Autumn creeps in Haslemere unnoticed. Only subtle hints would suggest it’s already taking its rightful place in time. This week’s mornings have started with sunshine. Now each morning I open up my eyes a rather cool light makes its way in. Unobserved the night has spun its coat further into the realms of the day. Only during mid-day does the sun stretch its rays to earth. At this time of year Haslemre resembles the inside of a seashell. It starts with one color and ends in another. Outside it’s neither warm nor cold. It’s a time gap when two seasons prepare for earth. One has to go; the other has to step in. Summer will migrate to another part of the world and autumn has arrived in ours.
The carpet of golden orange leaves gets larger by the day. The branches above still wear green but some of them are already bald. I take a leaf. It is curled and crisp. It is brown, red and orange, like the tail of a red squirrel. It is a beautiful sight: I hold the passing of time in my hands.
Before my feet a small creature of autumn, stretches and curls in a wave like movement. Tiny feet move without tire across the bumpy ground. Its back is jet black, covered with orange spots. The body is covered in an armor of spiky hairs. Students from “Goethe” might know it as Imalo, the ABC teacher. Other, like Henri might know it as Absolem. But for the most it goes under the name of…caterpillar.
As I was cleaning the table outside under the warm summery sun, a butterfly settled on the leaf in front of me. It wasn’t any type of butterfly. It was a Horia. For those of you who don’t know what a Horia is:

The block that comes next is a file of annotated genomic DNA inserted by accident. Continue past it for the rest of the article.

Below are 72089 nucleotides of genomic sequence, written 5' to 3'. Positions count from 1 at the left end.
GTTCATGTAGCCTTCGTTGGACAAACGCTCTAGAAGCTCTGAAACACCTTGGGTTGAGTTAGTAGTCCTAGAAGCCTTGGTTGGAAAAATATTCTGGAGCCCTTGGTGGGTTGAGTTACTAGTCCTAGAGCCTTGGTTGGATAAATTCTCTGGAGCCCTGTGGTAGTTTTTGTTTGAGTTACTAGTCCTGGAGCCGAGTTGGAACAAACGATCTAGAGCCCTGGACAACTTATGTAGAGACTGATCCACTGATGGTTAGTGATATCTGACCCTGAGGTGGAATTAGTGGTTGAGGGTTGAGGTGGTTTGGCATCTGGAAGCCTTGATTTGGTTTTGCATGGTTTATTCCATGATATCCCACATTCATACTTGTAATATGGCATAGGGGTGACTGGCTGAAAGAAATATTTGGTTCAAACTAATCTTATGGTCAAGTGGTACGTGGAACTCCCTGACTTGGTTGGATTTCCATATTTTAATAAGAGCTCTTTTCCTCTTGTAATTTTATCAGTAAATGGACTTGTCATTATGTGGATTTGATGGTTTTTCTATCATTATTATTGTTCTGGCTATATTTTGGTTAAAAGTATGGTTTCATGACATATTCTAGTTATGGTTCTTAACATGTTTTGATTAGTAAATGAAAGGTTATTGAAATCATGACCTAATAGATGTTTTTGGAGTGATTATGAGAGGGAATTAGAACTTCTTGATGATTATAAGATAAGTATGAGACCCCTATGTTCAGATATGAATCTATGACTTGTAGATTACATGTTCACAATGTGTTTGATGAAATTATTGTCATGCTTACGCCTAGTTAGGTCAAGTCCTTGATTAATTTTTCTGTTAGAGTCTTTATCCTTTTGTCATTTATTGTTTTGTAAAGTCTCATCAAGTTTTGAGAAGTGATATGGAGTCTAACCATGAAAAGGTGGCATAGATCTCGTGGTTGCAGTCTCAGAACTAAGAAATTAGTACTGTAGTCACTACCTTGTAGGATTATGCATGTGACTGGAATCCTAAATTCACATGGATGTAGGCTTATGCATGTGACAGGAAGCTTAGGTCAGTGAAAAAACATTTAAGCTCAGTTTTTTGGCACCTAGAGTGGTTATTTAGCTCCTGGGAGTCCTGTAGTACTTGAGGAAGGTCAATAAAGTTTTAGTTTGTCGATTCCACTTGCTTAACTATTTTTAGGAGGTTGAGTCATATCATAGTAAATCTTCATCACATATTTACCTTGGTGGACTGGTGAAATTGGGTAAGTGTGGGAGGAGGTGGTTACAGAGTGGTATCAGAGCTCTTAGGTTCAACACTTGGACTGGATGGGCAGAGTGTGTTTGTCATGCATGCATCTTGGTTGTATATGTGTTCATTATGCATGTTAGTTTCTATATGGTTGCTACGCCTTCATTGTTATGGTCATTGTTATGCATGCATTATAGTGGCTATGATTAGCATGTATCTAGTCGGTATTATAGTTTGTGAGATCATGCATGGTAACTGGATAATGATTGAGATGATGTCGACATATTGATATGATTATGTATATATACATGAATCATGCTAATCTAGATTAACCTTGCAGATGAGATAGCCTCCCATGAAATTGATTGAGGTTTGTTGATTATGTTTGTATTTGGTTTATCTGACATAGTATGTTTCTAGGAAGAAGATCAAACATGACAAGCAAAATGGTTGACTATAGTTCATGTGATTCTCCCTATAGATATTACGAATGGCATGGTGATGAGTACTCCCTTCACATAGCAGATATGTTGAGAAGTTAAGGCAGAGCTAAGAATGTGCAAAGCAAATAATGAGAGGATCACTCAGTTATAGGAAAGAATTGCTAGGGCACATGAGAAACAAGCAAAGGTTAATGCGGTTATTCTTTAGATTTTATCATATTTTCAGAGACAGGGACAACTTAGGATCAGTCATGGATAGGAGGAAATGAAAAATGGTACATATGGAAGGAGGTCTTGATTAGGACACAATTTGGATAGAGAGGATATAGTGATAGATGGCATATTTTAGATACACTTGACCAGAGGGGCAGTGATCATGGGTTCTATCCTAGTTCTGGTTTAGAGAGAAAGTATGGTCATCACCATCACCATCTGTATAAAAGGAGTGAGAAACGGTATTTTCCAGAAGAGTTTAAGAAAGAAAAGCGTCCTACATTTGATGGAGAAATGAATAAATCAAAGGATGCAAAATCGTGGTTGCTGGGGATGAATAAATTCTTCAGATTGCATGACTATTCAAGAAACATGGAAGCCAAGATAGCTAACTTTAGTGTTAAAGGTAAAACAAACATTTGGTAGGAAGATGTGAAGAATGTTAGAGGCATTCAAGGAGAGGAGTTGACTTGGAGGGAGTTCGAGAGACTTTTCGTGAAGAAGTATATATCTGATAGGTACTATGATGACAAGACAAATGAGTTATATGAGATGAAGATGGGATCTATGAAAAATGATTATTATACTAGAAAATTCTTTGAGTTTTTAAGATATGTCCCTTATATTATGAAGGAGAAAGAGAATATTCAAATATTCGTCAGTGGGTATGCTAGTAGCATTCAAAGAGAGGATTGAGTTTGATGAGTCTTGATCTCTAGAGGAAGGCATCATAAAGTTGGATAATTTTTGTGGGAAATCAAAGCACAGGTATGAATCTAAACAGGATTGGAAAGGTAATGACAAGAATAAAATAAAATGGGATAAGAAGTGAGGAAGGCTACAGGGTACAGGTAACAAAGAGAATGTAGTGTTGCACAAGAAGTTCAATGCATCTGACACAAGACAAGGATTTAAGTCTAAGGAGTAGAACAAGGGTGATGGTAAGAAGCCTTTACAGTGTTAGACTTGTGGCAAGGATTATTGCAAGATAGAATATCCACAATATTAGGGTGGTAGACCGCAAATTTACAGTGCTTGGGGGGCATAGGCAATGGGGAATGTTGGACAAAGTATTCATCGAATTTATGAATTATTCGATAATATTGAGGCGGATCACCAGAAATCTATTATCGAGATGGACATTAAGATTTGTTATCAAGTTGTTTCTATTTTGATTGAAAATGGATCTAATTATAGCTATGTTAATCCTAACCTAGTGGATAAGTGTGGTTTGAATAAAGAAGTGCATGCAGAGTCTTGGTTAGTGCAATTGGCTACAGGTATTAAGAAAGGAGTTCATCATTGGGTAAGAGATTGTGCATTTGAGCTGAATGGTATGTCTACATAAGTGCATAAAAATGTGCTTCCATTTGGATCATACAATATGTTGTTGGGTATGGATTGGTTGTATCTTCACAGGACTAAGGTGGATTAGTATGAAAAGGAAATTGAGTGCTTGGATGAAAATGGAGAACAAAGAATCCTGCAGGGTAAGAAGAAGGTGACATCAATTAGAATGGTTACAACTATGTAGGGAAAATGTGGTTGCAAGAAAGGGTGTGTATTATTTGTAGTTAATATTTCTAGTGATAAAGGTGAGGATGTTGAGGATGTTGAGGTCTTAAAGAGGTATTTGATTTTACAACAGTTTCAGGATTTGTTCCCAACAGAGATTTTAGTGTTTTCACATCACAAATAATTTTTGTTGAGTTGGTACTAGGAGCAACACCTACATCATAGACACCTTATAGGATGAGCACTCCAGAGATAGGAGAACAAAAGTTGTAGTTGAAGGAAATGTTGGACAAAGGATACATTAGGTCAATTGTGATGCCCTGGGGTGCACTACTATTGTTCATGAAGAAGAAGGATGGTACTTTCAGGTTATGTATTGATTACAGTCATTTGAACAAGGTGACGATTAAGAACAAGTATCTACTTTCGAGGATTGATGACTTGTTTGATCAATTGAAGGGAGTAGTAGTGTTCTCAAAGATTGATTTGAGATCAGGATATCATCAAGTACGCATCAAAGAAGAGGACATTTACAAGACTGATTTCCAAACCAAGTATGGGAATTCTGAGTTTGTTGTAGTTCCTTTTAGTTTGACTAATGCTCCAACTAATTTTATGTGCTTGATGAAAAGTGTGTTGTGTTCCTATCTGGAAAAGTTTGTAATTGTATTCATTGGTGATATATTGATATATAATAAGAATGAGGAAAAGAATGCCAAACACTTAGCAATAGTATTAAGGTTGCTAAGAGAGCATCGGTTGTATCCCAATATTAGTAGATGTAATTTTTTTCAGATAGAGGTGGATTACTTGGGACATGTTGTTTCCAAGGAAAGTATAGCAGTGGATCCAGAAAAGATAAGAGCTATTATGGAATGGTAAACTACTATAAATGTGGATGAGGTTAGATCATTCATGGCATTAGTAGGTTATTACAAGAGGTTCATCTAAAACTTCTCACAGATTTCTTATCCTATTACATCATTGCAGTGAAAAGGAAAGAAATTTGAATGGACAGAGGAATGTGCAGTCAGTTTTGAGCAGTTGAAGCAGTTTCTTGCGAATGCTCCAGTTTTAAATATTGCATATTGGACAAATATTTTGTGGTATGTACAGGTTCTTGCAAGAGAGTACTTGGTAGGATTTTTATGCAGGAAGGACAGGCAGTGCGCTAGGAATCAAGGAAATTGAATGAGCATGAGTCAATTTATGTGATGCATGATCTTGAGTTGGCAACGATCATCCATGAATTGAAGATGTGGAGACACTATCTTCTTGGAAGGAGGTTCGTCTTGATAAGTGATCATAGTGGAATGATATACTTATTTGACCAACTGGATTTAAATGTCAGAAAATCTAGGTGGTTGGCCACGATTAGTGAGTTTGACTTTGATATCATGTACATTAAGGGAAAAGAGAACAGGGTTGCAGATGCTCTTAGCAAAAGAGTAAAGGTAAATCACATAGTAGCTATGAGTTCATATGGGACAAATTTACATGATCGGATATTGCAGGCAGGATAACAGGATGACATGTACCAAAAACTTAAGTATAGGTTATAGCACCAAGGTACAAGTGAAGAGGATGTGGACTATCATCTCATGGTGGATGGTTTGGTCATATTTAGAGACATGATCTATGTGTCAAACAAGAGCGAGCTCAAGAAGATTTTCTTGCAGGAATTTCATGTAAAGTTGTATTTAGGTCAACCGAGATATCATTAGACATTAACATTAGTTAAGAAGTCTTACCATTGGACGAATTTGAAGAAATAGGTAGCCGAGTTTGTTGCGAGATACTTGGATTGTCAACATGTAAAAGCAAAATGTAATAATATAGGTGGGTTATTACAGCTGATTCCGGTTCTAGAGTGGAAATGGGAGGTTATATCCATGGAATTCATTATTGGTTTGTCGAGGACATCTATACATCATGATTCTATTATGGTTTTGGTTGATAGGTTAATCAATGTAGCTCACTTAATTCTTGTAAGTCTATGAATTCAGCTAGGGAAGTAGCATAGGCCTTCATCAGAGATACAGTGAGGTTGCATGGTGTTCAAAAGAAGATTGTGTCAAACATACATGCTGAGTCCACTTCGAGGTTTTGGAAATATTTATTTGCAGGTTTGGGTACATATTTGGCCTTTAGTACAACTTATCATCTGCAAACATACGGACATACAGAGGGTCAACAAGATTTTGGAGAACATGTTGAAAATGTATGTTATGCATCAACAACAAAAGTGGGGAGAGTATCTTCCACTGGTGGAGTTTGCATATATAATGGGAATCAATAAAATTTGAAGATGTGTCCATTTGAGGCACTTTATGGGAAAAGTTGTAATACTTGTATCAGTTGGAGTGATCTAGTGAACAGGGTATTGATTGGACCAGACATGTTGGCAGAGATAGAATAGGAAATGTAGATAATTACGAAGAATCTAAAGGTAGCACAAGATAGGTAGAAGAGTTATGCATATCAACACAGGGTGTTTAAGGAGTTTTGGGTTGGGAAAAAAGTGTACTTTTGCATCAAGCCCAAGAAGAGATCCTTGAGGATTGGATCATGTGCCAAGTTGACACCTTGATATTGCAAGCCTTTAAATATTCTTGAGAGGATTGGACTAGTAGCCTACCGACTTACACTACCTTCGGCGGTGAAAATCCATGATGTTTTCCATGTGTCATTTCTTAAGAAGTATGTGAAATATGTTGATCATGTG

It might have been two years ago on a similar day- sunny, warm day in September- that our garden from Romania received an unexpected visitor:
This butterfly was sunbathing on one of our roses when Brutus saw it. He came from behind, giving the Red Admiral no time to react. Zbuff! A paw in the head and those were the end of its days. Luckily, before Brutus could feast upon his prey, I snatched it away. It was so frail, so weightless. A breeze blew the corpse from my outstretched palm. The insect floated and then fell on to the ground. Although the movement lasted less than ten seconds I couldn’t forget it. It was so ironical, so horribly ironical. The wind was inviting its partner to live once more. It didn’t realize it had lost its friend… The wind’s friend was stiff and dead, lying on the grass. It couldn’t hear the breeze’s voice anymore.
I named the butterfly Horia. It has become the family’s butterfly. It’s Horia.
Since then I see a Horia each year, at about the same period. The wings of a Horia will always carry memories. I like to think that each time a Horia shows up, the moments are recorded. My feelings of that present are recorded on its wings. And then if I ever get to Heaven, maybe I’ll get to see them.